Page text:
FirstNet Board Chairwoman Sue Swenson emphasized during the meeting that the board is willing to work with management if adjustments in the budget are needed going forward. The budget approved today “will drive the achievement of major milestones along our Strategic Roadmap in what will be a pivotal year for FirstNet, including critical post-award priorities such as State plans and continued outreach to public safety,” Ms. Swenson said in a press statement. Continue reading
August 26, 2016–The FCC has unanimously approved a mechanism proposed by the First Responder Network Authority (FirstNet) to help public safety narrowband incumbents currently operating in the 700 megahertz spectrum allocated to FirstNet relocate to other frequencies. However, the Commission declined to impose build-out obligations on FirstNet that go beyond those specified by the Middle Class Tax Relief and Job Creation Act of 2012. In the report and order and notice of proposed rulemaking (NPRM) adopted Aug. 24 and released today in Public Safety dockets 16-269, 12-94, and 06-229 and Wireless Telecommunications docket 06-150, the FCC said that the public safety spectrum provisions of the 2012 Act “provide adequate milestones to ensure rural coverage while also providing both FirstNet and the states flexibility in terms of planning for optimal network coverage. We will continue to monitor FirstNet’s buildout progress against these milestones, and expect that existing reporting obligations will be sufficient to allow the Commission to carry out its license renewal responsibilities.”
The accompanying NPRM launches “a new proceeding to seek comment on proposed procedures for administering the state opt-out process as provided under the Public Safety Spectrum Act, as well as on our implementation of the specific statutory standards by which the Commission is obligated to evaluate state opt-out applications,” the FCC said.
Regarding relocation of incumbents, the order says, “We find that prompt relocation of incumbents remains an imperative to successful deployment of the FirstNet nationwide public safety broadband network, and that certainty with respect to the timing of this process will support this goal. We also agree with FirstNet and other commenters that support the funding proposal made by FirstNet. Accordingly, we find that the process that FirstNet has proposed and the grant program it has implemented are sufficient to ensure a smooth, timely, and adequately funded transition by narrowband incumbents, while providing flexibility to all involved. Continue reading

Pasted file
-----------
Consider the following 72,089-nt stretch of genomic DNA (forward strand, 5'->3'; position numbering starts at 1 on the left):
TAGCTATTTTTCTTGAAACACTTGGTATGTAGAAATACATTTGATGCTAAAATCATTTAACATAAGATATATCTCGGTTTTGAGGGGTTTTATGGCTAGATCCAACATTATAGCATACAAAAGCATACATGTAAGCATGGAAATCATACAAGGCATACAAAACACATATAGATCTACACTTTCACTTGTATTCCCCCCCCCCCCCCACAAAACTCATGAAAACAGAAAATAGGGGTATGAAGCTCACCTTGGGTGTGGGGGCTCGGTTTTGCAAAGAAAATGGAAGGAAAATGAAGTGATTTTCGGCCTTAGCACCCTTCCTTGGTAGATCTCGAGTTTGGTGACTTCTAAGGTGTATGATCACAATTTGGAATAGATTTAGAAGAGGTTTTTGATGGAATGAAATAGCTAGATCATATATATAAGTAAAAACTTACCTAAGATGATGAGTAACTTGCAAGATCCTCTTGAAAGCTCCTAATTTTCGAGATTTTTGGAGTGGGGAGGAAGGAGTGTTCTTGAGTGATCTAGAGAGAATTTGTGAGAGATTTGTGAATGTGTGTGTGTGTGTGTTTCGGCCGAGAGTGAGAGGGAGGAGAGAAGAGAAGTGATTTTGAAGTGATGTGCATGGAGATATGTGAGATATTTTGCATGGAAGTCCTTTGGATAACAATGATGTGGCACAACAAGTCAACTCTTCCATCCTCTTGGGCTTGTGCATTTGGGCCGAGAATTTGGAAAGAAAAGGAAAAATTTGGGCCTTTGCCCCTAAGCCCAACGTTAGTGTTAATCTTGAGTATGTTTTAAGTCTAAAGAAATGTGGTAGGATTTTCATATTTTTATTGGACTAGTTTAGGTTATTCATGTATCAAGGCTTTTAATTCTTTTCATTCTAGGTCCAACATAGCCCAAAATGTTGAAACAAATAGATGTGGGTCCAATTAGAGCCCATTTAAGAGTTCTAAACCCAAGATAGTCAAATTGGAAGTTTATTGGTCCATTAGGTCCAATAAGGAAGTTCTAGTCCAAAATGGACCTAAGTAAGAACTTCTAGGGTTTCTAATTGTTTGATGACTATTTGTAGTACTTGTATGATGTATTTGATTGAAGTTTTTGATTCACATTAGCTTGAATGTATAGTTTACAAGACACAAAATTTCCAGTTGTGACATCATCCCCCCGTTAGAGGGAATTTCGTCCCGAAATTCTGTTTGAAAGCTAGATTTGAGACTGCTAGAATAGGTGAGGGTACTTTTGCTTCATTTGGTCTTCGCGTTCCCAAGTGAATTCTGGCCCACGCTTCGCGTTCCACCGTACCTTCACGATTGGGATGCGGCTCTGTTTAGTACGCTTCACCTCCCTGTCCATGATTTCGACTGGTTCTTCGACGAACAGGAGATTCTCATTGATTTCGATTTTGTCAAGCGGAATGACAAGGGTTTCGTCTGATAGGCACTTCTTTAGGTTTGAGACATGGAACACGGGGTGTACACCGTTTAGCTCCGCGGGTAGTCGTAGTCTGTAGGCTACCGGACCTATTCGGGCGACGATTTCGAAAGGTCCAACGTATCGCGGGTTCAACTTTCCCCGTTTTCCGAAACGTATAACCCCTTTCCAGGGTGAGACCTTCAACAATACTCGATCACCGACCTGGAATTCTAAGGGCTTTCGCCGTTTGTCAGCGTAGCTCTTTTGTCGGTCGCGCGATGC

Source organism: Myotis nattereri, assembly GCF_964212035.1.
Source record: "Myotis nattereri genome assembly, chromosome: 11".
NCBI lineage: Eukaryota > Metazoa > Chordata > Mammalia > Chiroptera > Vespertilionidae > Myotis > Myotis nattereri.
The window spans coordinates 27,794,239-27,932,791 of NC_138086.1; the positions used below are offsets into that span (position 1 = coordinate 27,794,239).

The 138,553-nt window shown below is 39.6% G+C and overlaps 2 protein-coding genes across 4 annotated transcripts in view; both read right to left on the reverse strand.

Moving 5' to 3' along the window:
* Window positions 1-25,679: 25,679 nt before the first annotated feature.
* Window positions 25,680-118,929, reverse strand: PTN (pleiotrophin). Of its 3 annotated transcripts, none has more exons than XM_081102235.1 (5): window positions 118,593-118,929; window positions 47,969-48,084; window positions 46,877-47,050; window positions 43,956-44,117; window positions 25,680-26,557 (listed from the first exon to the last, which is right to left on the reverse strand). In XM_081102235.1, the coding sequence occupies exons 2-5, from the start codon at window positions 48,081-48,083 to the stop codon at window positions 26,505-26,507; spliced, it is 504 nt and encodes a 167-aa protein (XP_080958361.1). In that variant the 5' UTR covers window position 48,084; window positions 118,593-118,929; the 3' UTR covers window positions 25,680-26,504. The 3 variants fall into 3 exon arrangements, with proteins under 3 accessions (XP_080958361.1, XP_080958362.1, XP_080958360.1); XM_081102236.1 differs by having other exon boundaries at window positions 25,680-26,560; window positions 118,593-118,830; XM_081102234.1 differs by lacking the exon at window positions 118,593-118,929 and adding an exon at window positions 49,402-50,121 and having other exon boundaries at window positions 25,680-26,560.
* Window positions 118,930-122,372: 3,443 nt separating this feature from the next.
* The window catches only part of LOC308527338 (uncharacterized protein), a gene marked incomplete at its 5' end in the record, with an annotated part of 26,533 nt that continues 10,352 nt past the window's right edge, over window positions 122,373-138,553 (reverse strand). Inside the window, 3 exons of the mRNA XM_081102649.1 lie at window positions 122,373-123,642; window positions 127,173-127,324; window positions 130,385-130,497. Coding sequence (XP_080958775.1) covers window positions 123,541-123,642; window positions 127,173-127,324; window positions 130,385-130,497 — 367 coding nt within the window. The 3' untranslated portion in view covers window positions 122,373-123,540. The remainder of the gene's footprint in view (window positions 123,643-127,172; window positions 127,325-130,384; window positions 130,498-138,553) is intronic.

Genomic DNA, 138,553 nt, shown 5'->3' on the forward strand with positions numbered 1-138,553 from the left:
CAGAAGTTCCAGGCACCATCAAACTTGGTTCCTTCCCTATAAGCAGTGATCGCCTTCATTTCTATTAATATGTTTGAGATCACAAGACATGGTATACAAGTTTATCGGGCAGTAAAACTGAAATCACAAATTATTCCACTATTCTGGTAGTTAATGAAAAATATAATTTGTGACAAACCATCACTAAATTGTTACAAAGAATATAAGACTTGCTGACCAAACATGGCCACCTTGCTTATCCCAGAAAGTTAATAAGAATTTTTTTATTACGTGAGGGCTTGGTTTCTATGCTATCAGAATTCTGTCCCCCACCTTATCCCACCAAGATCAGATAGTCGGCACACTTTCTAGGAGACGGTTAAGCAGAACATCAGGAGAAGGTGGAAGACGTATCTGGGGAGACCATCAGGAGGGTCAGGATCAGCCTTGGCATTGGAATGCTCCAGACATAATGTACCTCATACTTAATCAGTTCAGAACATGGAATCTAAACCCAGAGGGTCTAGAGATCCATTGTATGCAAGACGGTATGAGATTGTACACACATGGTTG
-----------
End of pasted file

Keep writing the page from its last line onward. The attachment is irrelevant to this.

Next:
We write to you today to request that you take action immediately to ensure the federal government reclassifies Public Safety Telecommunicators as “Protective” occupations, placing them alongside other public safety occupations as opposed to the current classification with secretaries and taxicab dispatchers. Time is running out, and we won’t have another chance to change this for 10 years.
Our initial call to action, announced during a webinar with a few hundred participants, asked you to tell the federal officials involved that you disagreed with their initial decision to maintain the status quo. Within 18 hours, more than 5,000 of you and your colleagues responded. So far, less than half that number have responded to our current action items. You may be thinking that others are taking action so what’s one more email or one more comment filed. But your colleagues may be thinking the same thing. Don’t let your inaction be the reason we lose this fight. To win this fight, we need responses in the tens of thousands. We understand that the federal officials need significant data to support changing the classification so no one can afford to sit on the sidelines.
APCO’s Take Action page has links to forms that make advocacy as simple as possible. We are asking members, colleagues, and supporters to:
- Relate a story to the federal officials that illustrates the protective work performed by 9-1-1 professionals (see our simple guide to filing comments); and
- Ask Congress to join the fight.
You can find more information on the reclassification process on APCO’s website, and our staff is here to answer any questions – email@example.com.
This is a major effort, and we will only succeed with your support. You and I know that 9-1-1 professionals are saving lives every day, and appropriate recognition for this work is long overdue. #911protectsme